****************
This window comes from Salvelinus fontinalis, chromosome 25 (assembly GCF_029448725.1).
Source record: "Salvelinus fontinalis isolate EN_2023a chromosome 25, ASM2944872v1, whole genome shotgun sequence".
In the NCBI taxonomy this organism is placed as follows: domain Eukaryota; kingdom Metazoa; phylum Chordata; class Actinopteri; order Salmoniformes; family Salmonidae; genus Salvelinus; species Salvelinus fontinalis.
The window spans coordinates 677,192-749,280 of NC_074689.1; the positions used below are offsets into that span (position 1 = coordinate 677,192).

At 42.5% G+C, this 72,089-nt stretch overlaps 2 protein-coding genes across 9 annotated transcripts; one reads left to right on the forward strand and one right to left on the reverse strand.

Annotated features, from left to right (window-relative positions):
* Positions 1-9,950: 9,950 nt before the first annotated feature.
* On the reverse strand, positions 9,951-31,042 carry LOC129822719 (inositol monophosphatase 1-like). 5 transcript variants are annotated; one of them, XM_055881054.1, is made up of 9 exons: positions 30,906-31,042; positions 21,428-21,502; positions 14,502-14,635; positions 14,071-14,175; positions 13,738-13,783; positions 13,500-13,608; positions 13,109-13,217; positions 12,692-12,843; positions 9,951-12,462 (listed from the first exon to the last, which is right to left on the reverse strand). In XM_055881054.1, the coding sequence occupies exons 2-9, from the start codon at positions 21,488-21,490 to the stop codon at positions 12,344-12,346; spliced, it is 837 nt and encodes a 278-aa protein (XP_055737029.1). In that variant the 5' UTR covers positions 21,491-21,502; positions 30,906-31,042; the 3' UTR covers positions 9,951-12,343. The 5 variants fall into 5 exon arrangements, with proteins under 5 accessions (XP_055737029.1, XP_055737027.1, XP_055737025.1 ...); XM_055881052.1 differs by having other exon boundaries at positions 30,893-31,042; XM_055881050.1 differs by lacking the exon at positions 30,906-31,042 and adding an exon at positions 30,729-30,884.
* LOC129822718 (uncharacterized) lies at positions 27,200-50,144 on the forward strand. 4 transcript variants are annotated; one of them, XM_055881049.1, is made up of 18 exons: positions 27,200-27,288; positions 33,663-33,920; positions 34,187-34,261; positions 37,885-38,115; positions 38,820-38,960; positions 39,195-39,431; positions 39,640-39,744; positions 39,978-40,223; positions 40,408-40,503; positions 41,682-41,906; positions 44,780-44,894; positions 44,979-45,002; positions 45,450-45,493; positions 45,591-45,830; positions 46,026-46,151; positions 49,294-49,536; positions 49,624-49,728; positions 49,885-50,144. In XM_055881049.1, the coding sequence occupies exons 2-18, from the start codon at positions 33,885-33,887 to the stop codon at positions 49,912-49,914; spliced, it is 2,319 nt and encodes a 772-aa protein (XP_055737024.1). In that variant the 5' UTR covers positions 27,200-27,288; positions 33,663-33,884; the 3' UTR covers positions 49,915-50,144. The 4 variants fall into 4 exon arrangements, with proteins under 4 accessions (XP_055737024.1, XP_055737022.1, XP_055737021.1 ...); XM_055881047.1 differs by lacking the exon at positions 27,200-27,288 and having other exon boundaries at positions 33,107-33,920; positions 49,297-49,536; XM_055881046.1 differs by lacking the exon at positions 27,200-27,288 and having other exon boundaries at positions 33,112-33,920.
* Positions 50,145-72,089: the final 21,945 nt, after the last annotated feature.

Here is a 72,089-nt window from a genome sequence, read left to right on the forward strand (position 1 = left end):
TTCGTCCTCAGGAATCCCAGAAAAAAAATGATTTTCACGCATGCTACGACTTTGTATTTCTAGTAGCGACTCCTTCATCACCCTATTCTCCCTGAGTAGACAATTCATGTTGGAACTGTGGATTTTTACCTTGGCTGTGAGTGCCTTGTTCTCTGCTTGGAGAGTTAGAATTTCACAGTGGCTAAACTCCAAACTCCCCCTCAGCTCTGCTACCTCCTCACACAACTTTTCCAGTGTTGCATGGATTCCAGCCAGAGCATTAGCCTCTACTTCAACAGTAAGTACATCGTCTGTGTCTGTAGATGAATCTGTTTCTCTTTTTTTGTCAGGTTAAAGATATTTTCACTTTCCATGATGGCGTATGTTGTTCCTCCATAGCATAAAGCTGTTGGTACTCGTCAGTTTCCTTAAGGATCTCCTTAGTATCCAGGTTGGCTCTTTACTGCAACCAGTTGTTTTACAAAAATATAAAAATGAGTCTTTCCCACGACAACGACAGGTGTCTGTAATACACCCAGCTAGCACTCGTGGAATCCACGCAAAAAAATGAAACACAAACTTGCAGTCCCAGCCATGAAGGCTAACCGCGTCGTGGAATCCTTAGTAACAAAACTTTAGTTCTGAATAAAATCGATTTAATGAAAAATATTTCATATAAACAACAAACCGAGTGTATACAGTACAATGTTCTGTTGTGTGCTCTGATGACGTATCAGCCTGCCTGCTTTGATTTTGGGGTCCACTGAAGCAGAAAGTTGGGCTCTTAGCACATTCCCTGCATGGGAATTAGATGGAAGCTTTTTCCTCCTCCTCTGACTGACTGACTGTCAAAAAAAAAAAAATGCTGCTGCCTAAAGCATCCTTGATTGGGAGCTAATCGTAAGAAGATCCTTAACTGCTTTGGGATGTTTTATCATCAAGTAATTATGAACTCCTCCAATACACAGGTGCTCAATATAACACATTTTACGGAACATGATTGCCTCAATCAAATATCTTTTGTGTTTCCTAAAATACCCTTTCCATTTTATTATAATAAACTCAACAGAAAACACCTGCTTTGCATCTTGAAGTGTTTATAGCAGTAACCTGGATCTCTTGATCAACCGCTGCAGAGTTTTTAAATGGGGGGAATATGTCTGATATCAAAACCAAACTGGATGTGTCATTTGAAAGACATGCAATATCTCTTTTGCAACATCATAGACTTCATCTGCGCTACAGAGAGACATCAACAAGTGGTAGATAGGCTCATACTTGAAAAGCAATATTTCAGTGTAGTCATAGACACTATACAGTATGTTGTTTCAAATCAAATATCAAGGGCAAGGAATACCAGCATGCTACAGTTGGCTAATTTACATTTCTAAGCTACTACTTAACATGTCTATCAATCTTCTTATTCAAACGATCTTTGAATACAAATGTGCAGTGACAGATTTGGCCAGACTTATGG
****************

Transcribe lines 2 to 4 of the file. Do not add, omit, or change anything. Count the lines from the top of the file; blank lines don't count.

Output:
Source record: "Salvelinus fontinalis isolate EN_2023a chromosome 25, ASM2944872v1, whole genome shotgun sequence".
In the NCBI taxonomy this organism is placed as follows: domain Eukaryota; kingdom Metazoa; phylum Chordata; class Actinopteri; order Salmoniformes; family Salmonidae; genus Salvelinus; species Salvelinus fontinalis.
The window spans coordinates 677,192-749,280 of NC_074689.1; the positions used below are offsets into that span (position 1 = coordinate 677,192).